By: Oberst von Berauscht (A Toast) –
Cash Green (Lakeith Stanfield) is down on his luck and desperate for work when he walks into the offices of Telemarketing call center “RegalView”. Despite his obvious desperation and an ill-advisedly fraudulent resume, he is quickly hired on to make cold calls. After a rough start, he finds that he quite literally has a voice for sales when a coworker tells him to change the way he speaks to sound “white”. He soon finds himself promoted to “Power Caller”, a move which is as rewarding as it is isolating. What first seem like minor moral compromises grow larger in scope and scale. And as his friends he left behind organize to protest for worker rights, he soon finds his career interests directly in their way………….
And then things get weird.
The kind of weird which highly recommends you stay the hell off of Wikipedia and just buy the goddamned ticket already
First-time director Boots Riley has crafted one of the most self-assured and original debut films in years. . He wears some diverse influences on his sleeve, such as the works of Mike Judge, Wes Anderson, Spike Lee, Terry Gilliam, and Robert Townsend. That isn’t to say that any of these films are directly referenced; Riley wisely takes inspiration from these forebears without directly referencing them, cherry picking interesting visual, thematic, and storytelling elements that combine into something fresh and new.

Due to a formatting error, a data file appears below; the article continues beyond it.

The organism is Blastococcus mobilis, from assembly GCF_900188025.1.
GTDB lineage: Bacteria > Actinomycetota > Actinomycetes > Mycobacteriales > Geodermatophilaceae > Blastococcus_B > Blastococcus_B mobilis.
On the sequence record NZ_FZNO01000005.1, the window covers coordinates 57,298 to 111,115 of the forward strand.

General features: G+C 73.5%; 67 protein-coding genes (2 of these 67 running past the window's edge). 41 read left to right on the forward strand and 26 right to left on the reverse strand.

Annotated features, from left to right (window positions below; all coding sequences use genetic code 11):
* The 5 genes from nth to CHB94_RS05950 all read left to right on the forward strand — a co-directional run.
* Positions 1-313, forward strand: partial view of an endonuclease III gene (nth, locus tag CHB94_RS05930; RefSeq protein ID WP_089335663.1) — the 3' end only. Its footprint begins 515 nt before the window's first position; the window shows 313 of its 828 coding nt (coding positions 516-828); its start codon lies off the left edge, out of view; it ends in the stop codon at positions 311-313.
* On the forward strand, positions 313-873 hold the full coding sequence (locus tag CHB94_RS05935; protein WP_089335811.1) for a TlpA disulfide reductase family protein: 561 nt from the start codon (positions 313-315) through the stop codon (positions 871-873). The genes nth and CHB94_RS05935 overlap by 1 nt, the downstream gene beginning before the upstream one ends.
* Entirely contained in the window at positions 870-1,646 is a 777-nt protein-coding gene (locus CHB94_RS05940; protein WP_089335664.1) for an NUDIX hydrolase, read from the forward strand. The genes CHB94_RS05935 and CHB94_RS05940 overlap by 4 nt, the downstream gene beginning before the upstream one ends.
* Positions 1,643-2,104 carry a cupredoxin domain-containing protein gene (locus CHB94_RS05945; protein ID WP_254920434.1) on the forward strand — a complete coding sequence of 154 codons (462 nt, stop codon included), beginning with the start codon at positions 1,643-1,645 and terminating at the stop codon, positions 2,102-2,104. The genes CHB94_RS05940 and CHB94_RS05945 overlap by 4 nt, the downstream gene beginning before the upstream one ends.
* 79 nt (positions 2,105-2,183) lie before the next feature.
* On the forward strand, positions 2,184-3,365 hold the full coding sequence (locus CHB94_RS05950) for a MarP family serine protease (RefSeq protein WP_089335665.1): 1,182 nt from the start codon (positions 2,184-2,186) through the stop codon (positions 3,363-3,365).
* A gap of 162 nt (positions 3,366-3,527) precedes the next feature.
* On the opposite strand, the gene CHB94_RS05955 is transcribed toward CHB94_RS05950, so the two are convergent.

Being a workplace satire isn’t enough, Writer-Director Riley also sets out to comment on many of America’s current socio-political issues. It is a miracle, particularly for a first time feature filmmaker, that he bit off exactly the amount that he was able to chew. There are numerous excellent first time directors who attempt this kind of ambition and their vision exceeds their grasp. There’s a calculated and measured method to the sardonic madness at hand in this film. If this first film is any indication, Boots Riley may well become the film industry’s most organized purveyor of cinematic chaos.
I’ll drink to that!
Lakeith Stanfield has had quite a diverse career since his feature debut in Short Term 12, but this starring role is his true coming-out party. Taking a measured approach, he plays his character straight, no matter how ludicrous the circumstances. This grounds the film in reality, making the satirical elements that much funnier, and helps to deal their comedic targets a death blow. Comedian David Cross dubs Stanfield whenever he speaks with his “white voice”, a decision which comments perfectly on the soul-splitting compromises that Cash is making every day he continues his rise up the corporate ladder. Rounding out the excellent cast; Tessa Thompson, Steven Yeun, Armie Hammer, Terry Crews, Patton Oswalt, and Danny Glover all make a strong impression. It is wonderful to see a film in which such a large cast all get their due.
Funny how things work out.
The most unique new film of 2018, Sorry to Bother You is a brutally vicious satire which throws contemporary American culture, politics, and social awareness into sharp relief. It is guaranteed to turn off just as many people as it enlightens, but a new and powerful cinematic voice has emerged…
Sorry to Bother You (2018) Movie Review
Why the Long Face?: take a drink for Horses.
Take a Drink: every time someone says “WorryFree”.
Take a Drink: whenever the titular line is spoken.
Take a Drink: whenever Detroit wears a new quotation on her earrings.
Do a Shot: whenever someone gets the S#*@ kicked out of them!